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Styrene is used to make polystyrene which is used to make plastics and foam containers.

What is styrene?

Styrene is a colorless to yellow liquid that has a sweet, floral smell in its pure form. It can contain other chemicals that give it a sharp, unpleasant smell. Other names for styrene are ethenylbenzene, phenylethylene, styrol, cinnamene, and vinyl benzene. Styrene is highly flammable and evaporates easily. It is a volatile organic compound. The chemical formula for styrene is C8H8.

Styrene is widely used to make plastics, fiberglass, rubber, and latex. It is used to make polystyrene plastics and resins. Polystyrene can be made into foam and rigid plastic products such as cups, plates, trays, utensils, packaging, and packing peanuts. Polystyrene products have a #6 recycling symbol on them.

Products that contain polystyrene include insulation, packaging, plastic pipes, refrigerator liners, conveyor belts, automobile parts, and electrical devices. Styrene is used in the manufacturing of other products such as tires, hoses, tanks, carpet backing, coatings, paint, and metal cleaners. Styrene is used to make resins for construction materials, boats, tubs, and shower stalls.

Consumer products that are made with styrene or polystyrene include luggage, shoes, toys, food containers, floor tiles, floor waxes and polishes, adhesives, putties, and varnishes. Styrene is also used to make resins for various office products, such as photocopier toners and computer printer cartridges.

Styrene is also used in paper processing and making dental fillings.

Cigarette smoke and automobile exhaust contain styrene. Low levels of styrene occur naturally in some foods, such as fruits, vegetables, nuts, beverages, and meats.

How might I be exposed to styrene?

You can be exposed to styrene at work and at home. Daily exposure to styrene by the non-smoking population is expected to be much lower than for industrial workers exposed to styrene.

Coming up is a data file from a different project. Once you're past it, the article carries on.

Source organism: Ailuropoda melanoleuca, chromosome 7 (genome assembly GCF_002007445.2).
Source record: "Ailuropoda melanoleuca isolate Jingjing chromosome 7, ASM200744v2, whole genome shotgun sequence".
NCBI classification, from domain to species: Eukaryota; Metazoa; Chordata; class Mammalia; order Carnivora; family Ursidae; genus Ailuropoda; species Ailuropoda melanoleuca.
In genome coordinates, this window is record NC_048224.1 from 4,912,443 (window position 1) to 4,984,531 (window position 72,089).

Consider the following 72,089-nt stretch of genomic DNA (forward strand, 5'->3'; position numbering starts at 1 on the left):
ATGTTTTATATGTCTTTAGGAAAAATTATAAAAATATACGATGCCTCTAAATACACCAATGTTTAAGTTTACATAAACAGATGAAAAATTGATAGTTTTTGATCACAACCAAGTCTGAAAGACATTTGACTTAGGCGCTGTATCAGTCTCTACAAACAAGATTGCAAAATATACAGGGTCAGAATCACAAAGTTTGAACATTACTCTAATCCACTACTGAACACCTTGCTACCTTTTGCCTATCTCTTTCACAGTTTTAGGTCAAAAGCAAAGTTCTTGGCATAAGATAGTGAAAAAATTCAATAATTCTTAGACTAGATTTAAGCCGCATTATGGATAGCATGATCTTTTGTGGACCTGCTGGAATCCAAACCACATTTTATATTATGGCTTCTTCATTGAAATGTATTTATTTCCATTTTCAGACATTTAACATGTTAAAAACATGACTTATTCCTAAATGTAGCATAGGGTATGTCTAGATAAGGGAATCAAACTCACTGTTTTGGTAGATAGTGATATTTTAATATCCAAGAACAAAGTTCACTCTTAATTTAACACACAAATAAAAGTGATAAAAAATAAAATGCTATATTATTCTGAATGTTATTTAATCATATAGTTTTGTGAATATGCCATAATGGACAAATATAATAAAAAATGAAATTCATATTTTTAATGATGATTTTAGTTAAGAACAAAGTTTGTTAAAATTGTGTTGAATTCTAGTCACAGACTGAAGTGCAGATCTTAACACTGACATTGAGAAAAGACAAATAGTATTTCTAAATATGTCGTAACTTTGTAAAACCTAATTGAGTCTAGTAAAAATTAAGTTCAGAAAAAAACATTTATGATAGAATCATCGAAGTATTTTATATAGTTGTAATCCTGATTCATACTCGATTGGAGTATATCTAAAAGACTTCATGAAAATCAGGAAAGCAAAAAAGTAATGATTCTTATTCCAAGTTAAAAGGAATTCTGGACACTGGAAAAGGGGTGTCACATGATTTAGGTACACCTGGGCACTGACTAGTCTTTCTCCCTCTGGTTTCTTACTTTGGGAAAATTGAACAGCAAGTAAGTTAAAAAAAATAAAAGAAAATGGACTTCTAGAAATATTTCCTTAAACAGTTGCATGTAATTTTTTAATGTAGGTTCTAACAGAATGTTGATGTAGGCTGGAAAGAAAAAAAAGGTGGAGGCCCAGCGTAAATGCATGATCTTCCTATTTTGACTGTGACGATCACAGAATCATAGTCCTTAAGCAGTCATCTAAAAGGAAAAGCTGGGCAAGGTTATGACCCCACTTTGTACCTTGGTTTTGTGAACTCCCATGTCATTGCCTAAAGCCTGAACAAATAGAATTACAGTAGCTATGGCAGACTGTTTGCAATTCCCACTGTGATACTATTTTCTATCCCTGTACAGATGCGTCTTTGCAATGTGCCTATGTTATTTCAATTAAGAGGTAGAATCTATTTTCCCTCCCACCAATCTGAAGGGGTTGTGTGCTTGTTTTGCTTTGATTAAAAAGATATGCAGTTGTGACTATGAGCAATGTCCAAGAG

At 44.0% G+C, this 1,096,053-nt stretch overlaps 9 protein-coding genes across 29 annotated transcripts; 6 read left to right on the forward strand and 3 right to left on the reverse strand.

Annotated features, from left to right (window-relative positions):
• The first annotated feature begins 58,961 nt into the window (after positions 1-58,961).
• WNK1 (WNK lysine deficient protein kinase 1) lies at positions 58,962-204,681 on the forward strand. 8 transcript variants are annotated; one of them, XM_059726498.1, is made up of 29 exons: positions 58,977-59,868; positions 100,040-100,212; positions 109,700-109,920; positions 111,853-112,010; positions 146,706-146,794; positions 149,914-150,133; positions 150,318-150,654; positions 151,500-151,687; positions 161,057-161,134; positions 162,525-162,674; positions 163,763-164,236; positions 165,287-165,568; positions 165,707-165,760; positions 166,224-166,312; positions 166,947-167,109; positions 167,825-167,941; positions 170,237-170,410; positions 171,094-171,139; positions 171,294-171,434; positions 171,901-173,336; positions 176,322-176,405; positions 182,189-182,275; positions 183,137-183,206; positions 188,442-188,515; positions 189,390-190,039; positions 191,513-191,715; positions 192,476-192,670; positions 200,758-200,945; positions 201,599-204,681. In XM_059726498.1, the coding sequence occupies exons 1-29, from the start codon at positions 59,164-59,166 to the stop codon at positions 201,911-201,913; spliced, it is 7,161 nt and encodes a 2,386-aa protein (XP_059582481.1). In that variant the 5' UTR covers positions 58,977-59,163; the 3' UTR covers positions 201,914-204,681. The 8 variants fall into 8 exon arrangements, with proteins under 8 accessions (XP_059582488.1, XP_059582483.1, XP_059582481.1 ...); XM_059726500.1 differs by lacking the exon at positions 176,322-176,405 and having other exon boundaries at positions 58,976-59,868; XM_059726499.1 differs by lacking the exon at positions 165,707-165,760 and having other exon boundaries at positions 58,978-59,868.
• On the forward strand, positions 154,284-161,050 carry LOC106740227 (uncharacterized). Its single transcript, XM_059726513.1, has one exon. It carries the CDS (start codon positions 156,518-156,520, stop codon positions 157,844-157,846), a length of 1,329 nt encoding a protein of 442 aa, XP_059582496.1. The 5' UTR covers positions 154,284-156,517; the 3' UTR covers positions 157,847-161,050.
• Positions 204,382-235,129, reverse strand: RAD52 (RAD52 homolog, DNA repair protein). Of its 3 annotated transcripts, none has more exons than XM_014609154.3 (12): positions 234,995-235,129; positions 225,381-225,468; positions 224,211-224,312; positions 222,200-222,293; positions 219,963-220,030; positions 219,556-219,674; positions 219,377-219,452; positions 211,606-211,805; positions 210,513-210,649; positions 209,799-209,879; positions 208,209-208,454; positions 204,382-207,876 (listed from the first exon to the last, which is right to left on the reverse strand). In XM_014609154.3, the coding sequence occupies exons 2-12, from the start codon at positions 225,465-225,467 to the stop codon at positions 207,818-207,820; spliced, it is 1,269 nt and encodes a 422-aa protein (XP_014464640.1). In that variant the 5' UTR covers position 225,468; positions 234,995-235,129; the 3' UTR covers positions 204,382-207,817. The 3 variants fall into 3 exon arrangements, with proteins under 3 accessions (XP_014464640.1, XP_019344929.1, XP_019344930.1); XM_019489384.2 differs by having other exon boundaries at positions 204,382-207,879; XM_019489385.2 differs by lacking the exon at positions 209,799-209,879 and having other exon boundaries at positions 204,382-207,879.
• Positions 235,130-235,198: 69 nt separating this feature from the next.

Workers in certain jobs can be exposed to much higher levels of styrene than the general population. Workers in the reinforced plastics industry are exposed to the highest levels of styrene at work. They include workers who make boats, car and truck parts, tanks, bath tubs, and shower stalls.

Workers in the styrene-butadiene rubber industry can be exposed to lower but significant levels of styrene than plastics workers. Long-term workers at photocopy centers may also be exposed to higher levels of styrene than the general population.

You may be exposed to low levels of styrene if you work at a nuclear power plant, petrochemical facility, printing plant, paper processing plant, wood coating facility, toll booth, or waste incinerator.

You may also be exposed if you are a fire fighter or taxidermist. You may be exposed if you work as a painter, construction worker, floor finisher, dentist, food industry worker, carpet installer, or auto repair worker.

The greatest source of exposure to styrene for the general population is cigarette smoking. The exposure from cigarette smoking is about 10 times the level of all other non-industrial sources combined. The styrene exposure of smokers is about six times that of non-smokers.